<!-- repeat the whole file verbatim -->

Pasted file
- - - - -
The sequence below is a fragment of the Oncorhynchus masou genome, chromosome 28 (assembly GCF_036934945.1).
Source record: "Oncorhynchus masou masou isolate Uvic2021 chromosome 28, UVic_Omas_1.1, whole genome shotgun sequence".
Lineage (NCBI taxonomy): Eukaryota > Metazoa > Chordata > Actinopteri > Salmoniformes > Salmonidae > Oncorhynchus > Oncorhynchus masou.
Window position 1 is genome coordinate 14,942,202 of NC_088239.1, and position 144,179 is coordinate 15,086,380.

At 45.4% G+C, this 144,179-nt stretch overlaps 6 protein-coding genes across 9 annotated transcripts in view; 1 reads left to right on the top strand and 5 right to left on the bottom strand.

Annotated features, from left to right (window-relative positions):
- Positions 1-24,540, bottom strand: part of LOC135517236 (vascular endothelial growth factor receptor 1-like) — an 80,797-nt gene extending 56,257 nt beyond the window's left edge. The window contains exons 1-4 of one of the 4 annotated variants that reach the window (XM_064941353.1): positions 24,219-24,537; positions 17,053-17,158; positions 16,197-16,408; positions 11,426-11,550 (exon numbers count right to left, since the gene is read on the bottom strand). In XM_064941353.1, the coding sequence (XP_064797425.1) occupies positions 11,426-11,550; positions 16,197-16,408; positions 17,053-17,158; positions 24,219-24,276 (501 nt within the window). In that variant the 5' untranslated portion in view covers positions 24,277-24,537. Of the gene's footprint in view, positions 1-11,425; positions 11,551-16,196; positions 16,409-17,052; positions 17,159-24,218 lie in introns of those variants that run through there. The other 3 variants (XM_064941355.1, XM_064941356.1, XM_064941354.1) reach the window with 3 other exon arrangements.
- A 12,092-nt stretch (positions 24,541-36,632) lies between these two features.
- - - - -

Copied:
The sequence below is a fragment of the Oncorhynchus masou genome, chromosome 28 (assembly GCF_036934945.1).
Source record: "Oncorhynchus masou masou isolate Uvic2021 chromosome 28, UVic_Omas_1.1, whole genome shotgun sequence".
Lineage (NCBI taxonomy): Eukaryota > Metazoa > Chordata > Actinopteri > Salmoniformes > Salmonidae > Oncorhynchus > Oncorhynchus masou.
Window position 1 is genome coordinate 14,942,202 of NC_088239.1, and position 144,179 is coordinate 15,086,380.

At 45.4% G+C, this 144,179-nt stretch overlaps 6 protein-coding genes across 9 annotated transcripts in view; 1 reads left to right on the top strand and 5 right to left on the bottom strand.

Annotated features, from left to right (window-relative positions):
- Positions 1-24,540, bottom strand: part of LOC135517236 (vascular endothelial growth factor receptor 1-like) — an 80,797-nt gene extending 56,257 nt beyond the window's left edge. The window contains exons 1-4 of one of the 4 annotated variants that reach the window (XM_064941353.1): positions 24,219-24,537; positions 17,053-17,158; positions 16,197-16,408; positions 11,426-11,550 (exon numbers count right to left, since the gene is read on the bottom strand). In XM_064941353.1, the coding sequence (XP_064797425.1) occupies positions 11,426-11,550; positions 16,197-16,408; positions 17,053-17,158; positions 24,219-24,276 (501 nt within the window). In that variant the 5' untranslated portion in view covers positions 24,277-24,537. Of the gene's footprint in view, positions 1-11,425; positions 11,551-16,196; positions 16,409-17,052; positions 17,159-24,218 lie in introns of those variants that run through there. The other 3 variants (XM_064941355.1, XM_064941356.1, XM_064941354.1) reach the window with 3 other exon arrangements.
- A 12,092-nt stretch (positions 24,541-36,632) lies between these two features.